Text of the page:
Her father used to be a farmer, but because of his old age, he can’t work anymore. He is unable to contribute to his daughter’s education.
Her mother hopes she has at least one educated daughter. Eman is the youngest of five and is the only sibling out of her three brothers and sister who is going to university.
The mother works as a knitter, which doesn’t pay well in Gaza. She can just manage to pay for her daughter’s transportation fees.
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But her mother is falling into huge debt because of the tuition fees. Even though Eman gets a 50 percent discount from the university after they realized her situation. Eman and her mother still struggle to cover the other 50 percent, which is 100 Jordanian Dinars.
“I know life in Gaza is tough, but so is my daughter. She has always proved to me she’s strong and smart enough. She is strongly passionate and that’s why I think she’ll survive this situation. I’m very hopeful about her future,” says her mother.
But both mother and daughter are anxious she will graduate without being able to work and cover her debt.
“I might not get my certificate by the time I finish my study if there is any accumulated tuition that my mother is not able to cover,” says Eman.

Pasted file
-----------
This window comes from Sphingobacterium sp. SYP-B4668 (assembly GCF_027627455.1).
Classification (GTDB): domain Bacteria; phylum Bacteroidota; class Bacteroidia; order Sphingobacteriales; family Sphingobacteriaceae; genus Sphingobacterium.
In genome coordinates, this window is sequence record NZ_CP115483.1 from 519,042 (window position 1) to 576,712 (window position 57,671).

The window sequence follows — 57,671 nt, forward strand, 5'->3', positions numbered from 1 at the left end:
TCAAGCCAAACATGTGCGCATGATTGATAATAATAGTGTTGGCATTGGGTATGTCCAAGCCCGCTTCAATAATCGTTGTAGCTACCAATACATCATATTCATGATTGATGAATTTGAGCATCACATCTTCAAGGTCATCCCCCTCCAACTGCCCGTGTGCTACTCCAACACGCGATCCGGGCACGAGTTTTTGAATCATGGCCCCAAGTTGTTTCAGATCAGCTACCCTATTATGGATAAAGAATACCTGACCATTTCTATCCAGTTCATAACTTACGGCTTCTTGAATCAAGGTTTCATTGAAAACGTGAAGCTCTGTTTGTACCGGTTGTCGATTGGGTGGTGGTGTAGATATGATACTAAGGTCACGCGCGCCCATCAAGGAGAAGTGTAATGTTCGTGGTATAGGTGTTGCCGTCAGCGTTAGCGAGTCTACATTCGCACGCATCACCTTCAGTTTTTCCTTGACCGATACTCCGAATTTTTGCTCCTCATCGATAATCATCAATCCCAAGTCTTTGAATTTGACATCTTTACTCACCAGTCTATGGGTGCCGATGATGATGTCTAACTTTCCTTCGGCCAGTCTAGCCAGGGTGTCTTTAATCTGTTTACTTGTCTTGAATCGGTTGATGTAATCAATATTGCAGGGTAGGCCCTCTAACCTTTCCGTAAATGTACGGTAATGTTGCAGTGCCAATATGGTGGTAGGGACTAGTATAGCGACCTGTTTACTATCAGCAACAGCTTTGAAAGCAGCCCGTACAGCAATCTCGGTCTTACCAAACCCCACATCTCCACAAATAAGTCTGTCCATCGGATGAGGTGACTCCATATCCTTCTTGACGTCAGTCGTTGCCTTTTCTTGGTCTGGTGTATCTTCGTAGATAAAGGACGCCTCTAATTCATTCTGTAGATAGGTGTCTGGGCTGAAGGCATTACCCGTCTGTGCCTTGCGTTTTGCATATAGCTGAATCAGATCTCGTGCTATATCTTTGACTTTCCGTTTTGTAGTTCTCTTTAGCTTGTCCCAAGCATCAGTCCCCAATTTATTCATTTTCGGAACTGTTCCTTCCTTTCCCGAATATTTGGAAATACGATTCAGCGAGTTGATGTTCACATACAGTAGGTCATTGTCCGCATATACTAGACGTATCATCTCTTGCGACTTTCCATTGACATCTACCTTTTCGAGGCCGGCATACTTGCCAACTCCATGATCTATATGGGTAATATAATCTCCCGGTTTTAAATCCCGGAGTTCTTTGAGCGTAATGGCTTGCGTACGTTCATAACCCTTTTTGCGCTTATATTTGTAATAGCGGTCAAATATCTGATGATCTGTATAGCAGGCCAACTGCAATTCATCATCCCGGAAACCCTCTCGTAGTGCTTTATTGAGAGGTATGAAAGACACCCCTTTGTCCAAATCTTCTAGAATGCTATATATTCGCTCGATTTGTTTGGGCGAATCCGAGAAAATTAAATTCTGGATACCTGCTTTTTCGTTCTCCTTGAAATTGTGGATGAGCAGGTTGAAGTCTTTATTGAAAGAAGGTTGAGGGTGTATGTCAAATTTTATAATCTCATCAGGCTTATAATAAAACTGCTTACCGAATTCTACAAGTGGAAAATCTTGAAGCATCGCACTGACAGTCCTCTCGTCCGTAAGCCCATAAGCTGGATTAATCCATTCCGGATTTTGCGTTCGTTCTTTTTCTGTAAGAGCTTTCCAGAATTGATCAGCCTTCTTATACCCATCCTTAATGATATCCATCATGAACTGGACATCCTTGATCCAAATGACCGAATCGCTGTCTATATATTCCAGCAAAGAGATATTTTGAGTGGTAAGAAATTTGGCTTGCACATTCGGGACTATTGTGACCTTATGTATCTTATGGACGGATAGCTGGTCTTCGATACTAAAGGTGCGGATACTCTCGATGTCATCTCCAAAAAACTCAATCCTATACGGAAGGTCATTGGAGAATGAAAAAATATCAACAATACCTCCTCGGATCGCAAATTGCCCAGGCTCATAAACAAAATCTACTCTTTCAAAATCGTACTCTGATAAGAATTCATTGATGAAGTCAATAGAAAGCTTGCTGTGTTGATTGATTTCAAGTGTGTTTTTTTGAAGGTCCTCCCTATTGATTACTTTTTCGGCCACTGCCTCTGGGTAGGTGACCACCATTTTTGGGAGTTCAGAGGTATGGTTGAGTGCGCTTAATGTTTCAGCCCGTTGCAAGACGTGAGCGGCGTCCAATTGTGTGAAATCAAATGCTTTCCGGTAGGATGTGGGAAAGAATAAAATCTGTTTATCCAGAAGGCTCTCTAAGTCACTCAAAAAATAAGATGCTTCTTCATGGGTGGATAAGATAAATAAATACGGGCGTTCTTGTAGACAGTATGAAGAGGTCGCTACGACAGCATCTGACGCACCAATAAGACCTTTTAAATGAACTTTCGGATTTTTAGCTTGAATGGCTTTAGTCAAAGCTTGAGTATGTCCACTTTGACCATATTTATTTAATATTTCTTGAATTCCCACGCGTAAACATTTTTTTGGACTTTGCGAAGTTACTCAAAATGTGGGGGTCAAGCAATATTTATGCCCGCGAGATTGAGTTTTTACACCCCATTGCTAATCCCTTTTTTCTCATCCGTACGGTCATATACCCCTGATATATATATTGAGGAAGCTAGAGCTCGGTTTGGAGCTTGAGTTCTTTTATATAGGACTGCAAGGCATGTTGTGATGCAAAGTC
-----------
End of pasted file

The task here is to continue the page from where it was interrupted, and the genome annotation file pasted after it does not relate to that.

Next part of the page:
Public and private institutions often face a severe shortage of funds. A detailed report on Higher Education in the Palestinian Territory highlights how colleges and universities are unable to offer quality education due to a lack of financing.
Amal Thabet, the executive coordinator of the social research department at Al Aqsa University, told the Palestine Chronicle that 10000 students at Al Aqsa University didn’t receive their certificates, as they have to cover the accumulated tuition.
She added there are many students who join the university as it’s the only governmental one in Gaza. Al Aqsa has 11000 students, and most are very extremely needy.
Despite the fact that Al Aqsa University offers its students discounts, they still struggle to cover all the accumulated fees. It’s quite a huge burden. Even the university itself struggles to pay its employees their salaries.
– Shahd Safi is a Gaza-based freelance translator and writer for We Are Not Numbers. WANN contributed this article to The Palestine Chronicle.